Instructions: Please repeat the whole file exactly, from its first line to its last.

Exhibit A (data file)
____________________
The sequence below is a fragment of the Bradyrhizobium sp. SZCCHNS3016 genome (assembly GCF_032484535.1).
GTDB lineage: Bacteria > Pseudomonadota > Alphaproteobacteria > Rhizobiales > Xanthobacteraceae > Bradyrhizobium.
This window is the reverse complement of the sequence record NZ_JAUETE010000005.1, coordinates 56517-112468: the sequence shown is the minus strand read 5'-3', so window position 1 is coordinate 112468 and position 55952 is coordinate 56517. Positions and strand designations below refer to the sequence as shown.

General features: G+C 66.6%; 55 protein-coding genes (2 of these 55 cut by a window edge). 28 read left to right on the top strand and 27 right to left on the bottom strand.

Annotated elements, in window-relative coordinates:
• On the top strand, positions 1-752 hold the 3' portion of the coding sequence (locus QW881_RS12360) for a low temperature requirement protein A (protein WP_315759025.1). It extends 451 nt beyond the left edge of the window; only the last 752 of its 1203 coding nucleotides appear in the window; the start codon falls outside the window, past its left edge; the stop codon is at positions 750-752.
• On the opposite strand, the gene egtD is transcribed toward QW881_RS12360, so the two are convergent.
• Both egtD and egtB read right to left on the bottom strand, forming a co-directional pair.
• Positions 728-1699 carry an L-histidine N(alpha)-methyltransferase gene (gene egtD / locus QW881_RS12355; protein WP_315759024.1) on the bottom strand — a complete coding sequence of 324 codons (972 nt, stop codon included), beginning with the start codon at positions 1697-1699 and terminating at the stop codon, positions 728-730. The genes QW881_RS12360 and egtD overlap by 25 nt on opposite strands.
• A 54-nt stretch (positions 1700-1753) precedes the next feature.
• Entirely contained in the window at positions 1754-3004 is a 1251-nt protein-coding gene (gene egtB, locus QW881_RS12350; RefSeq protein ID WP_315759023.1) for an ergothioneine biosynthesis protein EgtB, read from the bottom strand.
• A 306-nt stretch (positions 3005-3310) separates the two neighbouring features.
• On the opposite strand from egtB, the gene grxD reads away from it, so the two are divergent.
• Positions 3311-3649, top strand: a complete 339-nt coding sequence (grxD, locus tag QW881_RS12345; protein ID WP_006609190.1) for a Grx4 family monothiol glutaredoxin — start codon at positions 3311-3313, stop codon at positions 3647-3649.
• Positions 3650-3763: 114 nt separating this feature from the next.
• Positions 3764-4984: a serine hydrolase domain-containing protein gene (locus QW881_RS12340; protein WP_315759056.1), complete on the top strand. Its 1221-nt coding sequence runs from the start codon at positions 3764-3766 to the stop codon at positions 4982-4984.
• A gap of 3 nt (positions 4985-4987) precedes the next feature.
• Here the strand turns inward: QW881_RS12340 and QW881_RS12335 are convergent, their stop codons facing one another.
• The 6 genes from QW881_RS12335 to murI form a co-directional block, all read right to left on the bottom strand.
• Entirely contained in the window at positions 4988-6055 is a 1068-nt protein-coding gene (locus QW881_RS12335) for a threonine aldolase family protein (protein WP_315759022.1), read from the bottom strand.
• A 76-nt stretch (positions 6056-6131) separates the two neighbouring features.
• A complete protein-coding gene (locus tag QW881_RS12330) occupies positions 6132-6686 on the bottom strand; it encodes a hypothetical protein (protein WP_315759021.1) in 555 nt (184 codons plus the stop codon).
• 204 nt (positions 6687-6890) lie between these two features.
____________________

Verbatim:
The sequence below is a fragment of the Bradyrhizobium sp. SZCCHNS3016 genome (assembly GCF_032484535.1).
GTDB lineage: Bacteria > Pseudomonadota > Alphaproteobacteria > Rhizobiales > Xanthobacteraceae > Bradyrhizobium.
This window is the reverse complement of the sequence record NZ_JAUETE010000005.1, coordinates 56517-112468: the sequence shown is the minus strand read 5'-3', so window position 1 is coordinate 112468 and position 55952 is coordinate 56517. Positions and strand designations below refer to the sequence as shown.

General features: G+C 66.6%; 55 protein-coding genes (2 of these 55 cut by a window edge). 28 read left to right on the top strand and 27 right to left on the bottom strand.

Annotated elements, in window-relative coordinates:
• On the top strand, positions 1-752 hold the 3' portion of the coding sequence (locus QW881_RS12360) for a low temperature requirement protein A (protein WP_315759025.1). It extends 451 nt beyond the left edge of the window; only the last 752 of its 1203 coding nucleotides appear in the window; the start codon falls outside the window, past its left edge; the stop codon is at positions 750-752.
• On the opposite strand, the gene egtD is transcribed toward QW881_RS12360, so the two are convergent.
• Both egtD and egtB read right to left on the bottom strand, forming a co-directional pair.
• Positions 728-1699 carry an L-histidine N(alpha)-methyltransferase gene (gene egtD / locus QW881_RS12355; protein WP_315759024.1) on the bottom strand — a complete coding sequence of 324 codons (972 nt, stop codon included), beginning with the start codon at positions 1697-1699 and terminating at the stop codon, positions 728-730. The genes QW881_RS12360 and egtD overlap by 25 nt on opposite strands.
• A 54-nt stretch (positions 1700-1753) precedes the next feature.
• Entirely contained in the window at positions 1754-3004 is a 1251-nt protein-coding gene (gene egtB, locus QW881_RS12350; RefSeq protein ID WP_315759023.1) for an ergothioneine biosynthesis protein EgtB, read from the bottom strand.
• A 306-nt stretch (positions 3005-3310) separates the two neighbouring features.
• On the opposite strand from egtB, the gene grxD reads away from it, so the two are divergent.
• Positions 3311-3649, top strand: a complete 339-nt coding sequence (grxD, locus tag QW881_RS12345; protein ID WP_006609190.1) for a Grx4 family monothiol glutaredoxin — start codon at positions 3311-3313, stop codon at positions 3647-3649.
• Positions 3650-3763: 114 nt separating this feature from the next.
• Positions 3764-4984: a serine hydrolase domain-containing protein gene (locus QW881_RS12340; protein WP_315759056.1), complete on the top strand. Its 1221-nt coding sequence runs from the start codon at positions 3764-3766 to the stop codon at positions 4982-4984.
• A gap of 3 nt (positions 4985-4987) precedes the next feature.
• Here the strand turns inward: QW881_RS12340 and QW881_RS12335 are convergent, their stop codons facing one another.
• The 6 genes from QW881_RS12335 to murI form a co-directional block, all read right to left on the bottom strand.
• Entirely contained in the window at positions 4988-6055 is a 1068-nt protein-coding gene (locus QW881_RS12335) for a threonine aldolase family protein (protein WP_315759022.1), read from the bottom strand.
• A 76-nt stretch (positions 6056-6131) separates the two neighbouring features.
• A complete protein-coding gene (locus tag QW881_RS12330) occupies positions 6132-6686 on the bottom strand; it encodes a hypothetical protein (protein WP_315759021.1) in 555 nt (184 codons plus the stop codon).
• 204 nt (positions 6687-6890) lie between these two features.